Several weeks ago, there was a burst of publicity when a number of wealthy universities declared they wouldn’t apply for federal grants to help them defray the expenses of students caused by school closings. When Notre Dame declined to join them, Bill Dempsey wrote Father Jenkins expressing Sycamore Trust’s disappointment and observed:
I am frank to say that I will not be surprised if Notre Dame ultimately follows its foremost aspirational “peers.” If so, I suggest it would plainly have been better for the nation’s foremost and far the wealthiest Catholic university to be seen among the leaders rather than a grudging follower.
“Ultimately” missed the mark. It took a mere eight days for the administration to move from dissenter to grudging follower. Two contrasting headlines, bracketing this period told the story:
First, take the money:
Defying DeVos and Trump, Notre Dame Says It Will Accept Nearly $6 Million in Coronavirus Relief Funding.
Notre Dame Turns Down $5.8 Million in Stimulus Money Amid Endowment Criticism.
Here are the details of this embarrassing episode:
As part of coranovirus relief legislation, Congress provided $12.56 billion to assist colleges and universities and their students in defraying “expenses related to the disruption of campus operations due to coronavirus.”
The schools were required to distribute at least 50% of the money to students for expenses such as “food, housing, course materials, technology, health care, and child care.” (See the DOE description of the program.)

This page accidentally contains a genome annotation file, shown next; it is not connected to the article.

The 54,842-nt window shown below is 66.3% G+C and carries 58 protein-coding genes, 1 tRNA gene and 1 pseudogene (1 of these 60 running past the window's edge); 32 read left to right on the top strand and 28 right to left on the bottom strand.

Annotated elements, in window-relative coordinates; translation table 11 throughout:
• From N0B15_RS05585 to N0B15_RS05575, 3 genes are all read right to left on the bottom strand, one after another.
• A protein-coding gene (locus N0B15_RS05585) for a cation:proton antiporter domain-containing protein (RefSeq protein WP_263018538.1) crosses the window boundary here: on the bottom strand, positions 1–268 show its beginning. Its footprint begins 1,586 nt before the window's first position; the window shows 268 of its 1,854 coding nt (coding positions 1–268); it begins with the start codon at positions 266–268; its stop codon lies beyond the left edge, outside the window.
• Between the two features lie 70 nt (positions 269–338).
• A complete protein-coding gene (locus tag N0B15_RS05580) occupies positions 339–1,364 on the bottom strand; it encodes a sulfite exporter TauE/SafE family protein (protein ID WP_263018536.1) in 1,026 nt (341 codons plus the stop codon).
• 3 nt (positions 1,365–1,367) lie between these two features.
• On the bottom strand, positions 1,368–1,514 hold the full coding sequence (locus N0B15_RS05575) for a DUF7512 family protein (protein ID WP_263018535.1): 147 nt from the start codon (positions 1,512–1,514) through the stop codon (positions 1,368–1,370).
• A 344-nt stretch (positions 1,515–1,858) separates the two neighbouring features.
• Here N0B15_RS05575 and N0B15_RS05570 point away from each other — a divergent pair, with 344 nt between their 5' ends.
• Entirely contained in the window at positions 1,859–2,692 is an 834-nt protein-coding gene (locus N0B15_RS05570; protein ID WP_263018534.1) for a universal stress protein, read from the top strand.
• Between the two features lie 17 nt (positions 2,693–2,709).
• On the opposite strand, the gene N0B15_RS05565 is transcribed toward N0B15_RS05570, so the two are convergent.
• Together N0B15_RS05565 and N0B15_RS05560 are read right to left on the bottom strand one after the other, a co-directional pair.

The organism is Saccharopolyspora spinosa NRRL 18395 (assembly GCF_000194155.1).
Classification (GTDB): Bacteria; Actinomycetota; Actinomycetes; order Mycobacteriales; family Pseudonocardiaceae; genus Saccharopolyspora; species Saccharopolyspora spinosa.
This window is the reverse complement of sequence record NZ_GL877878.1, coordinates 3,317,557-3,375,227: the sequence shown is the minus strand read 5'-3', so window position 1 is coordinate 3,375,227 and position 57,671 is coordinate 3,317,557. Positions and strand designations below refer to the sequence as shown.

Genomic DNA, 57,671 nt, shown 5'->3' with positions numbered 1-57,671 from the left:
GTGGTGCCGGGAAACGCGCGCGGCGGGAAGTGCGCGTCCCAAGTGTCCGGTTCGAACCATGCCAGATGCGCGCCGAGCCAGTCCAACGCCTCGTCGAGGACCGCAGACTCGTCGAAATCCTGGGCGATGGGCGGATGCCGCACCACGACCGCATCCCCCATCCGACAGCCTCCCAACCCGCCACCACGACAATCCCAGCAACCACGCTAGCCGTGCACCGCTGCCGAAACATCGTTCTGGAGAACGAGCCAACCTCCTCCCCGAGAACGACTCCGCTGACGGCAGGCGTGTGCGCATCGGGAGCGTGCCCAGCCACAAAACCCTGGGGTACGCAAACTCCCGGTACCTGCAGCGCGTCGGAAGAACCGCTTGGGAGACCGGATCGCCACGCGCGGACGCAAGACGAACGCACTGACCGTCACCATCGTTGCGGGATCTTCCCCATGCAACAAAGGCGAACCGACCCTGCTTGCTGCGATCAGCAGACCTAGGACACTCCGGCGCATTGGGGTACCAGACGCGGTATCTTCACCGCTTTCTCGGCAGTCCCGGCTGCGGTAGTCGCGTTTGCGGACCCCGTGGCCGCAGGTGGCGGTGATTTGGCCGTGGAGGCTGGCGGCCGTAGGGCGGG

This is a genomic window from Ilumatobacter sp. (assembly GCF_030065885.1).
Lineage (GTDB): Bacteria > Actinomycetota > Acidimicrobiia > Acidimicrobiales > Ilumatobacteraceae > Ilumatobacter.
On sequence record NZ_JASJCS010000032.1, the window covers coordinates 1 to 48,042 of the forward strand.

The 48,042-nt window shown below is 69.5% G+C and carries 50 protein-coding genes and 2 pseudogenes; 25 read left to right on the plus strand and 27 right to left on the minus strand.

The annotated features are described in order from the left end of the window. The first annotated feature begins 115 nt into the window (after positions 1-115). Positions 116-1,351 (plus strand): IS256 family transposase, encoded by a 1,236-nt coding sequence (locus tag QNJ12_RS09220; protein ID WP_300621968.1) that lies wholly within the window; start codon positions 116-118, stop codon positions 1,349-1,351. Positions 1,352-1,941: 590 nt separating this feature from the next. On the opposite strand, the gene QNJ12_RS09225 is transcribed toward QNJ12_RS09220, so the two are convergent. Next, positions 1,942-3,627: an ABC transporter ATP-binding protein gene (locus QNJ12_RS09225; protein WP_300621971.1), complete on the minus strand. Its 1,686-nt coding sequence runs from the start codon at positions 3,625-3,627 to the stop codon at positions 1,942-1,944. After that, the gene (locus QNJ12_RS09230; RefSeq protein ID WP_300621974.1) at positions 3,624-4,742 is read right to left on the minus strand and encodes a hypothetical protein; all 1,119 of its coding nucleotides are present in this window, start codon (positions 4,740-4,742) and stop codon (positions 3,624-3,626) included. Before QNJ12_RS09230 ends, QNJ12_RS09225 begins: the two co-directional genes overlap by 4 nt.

DOE calculated the amount that each of the nation’s schools could receive based on low income student enrollment. Notre Dame’s share was $5,793,244.
When news broke that Harvard, with its $41 billion endowment, was to receive $8.6 million, a chorus of denunciation erupted. It was led by President Trump and included the Secretaries of Education and Treasury and a number of Senators.
Secretary Devos’s reaction was typical:
Schools with large endowments should not apply for funds so more can be given to students who need support the most. It’s also important for Congress to change the law to make sure no more taxpayer funds go to elite, wealthy institutions.
Harvard responded with a pledge to use all the money for its students, and, when that didn’t dampen criticism, Harvard quickly folded. It declared it would not accept any federal money and expressed the hope that its share would go to other less fortunate Massachusetts schools.
Yale, Stanford, Princeton, and the University of Pennsylvania followed suit, all announcing they would take care of their students out of their own resources.
This put the spotlight on other wealthy universities, Notre Dame was prominent among them with a $13.8 billion endowment that made it either the 8th or 9th richest school in the United States and either the 8th or 11th richest in the world.
But Notre Dame demurred. Instead of following the example of Harvard and other of its “aspirational peers,” Notre Dame simply pledged to use the federal money “exclusively for direct financial aid to students whose families have been struck by unemployment or otherwise upended by the pandemic” — the same promise Harvard had made and swiftly abandoned when criticism persisted.
Predictably, the political pressure on Notre Dame increased, and “after a testy back and forth with Sen. Mike Braun (R., Ind.),” as the Wall Street Journal put it,
The University of Notre Dame joined the growing list of top rated schools turning back public funds in the wake of political pressure from Republican elected officials.
“Guided by our central University Goals”?
Father Jenkins has declared that “in crafting a response to the disruption wrought by the current crisis, we will be guided by our central University goals,” the first of which is to “ensure that our Catholic character informs all our endeavors.”